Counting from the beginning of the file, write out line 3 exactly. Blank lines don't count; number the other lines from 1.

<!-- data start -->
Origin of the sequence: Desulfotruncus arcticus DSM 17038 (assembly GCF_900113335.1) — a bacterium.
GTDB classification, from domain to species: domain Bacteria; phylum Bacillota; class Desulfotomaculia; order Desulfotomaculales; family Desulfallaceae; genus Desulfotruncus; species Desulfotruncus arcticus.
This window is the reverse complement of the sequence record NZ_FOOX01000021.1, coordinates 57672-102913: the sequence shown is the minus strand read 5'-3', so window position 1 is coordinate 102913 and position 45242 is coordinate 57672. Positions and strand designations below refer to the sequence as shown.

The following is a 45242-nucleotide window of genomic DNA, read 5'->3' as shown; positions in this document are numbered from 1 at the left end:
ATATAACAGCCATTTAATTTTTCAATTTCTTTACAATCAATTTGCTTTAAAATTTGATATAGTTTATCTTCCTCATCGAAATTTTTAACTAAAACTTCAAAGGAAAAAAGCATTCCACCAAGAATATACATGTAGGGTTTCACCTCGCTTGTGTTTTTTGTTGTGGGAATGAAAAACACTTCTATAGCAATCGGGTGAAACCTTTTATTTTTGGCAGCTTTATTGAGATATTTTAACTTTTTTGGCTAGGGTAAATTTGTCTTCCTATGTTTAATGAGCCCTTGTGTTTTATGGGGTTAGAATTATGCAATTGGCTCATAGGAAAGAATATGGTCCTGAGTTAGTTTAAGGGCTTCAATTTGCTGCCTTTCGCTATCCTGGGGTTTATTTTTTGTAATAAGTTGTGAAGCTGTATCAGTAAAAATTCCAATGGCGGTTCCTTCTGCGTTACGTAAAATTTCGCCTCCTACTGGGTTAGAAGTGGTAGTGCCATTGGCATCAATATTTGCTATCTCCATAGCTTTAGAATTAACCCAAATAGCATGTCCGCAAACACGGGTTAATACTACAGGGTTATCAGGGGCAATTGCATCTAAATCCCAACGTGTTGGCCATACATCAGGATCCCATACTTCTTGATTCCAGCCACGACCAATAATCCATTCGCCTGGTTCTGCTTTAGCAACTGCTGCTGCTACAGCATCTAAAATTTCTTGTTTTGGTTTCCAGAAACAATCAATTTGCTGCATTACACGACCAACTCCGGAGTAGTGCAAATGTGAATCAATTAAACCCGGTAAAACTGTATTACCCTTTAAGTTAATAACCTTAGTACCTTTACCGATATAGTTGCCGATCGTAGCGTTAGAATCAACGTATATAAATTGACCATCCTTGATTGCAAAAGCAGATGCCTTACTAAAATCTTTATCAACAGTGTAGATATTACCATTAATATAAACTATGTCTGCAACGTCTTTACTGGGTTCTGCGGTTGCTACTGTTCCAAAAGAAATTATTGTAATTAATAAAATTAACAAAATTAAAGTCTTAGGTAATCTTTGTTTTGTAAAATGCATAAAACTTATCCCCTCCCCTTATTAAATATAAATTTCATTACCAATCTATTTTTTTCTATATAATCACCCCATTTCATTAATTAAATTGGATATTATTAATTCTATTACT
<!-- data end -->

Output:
This window is the reverse complement of the sequence record NZ_FOOX01000021.1, coordinates 57672-102913: the sequence shown is the minus strand read 5'-3', so window position 1 is coordinate 102913 and position 45242 is coordinate 57672. Positions and strand designations below refer to the sequence as shown.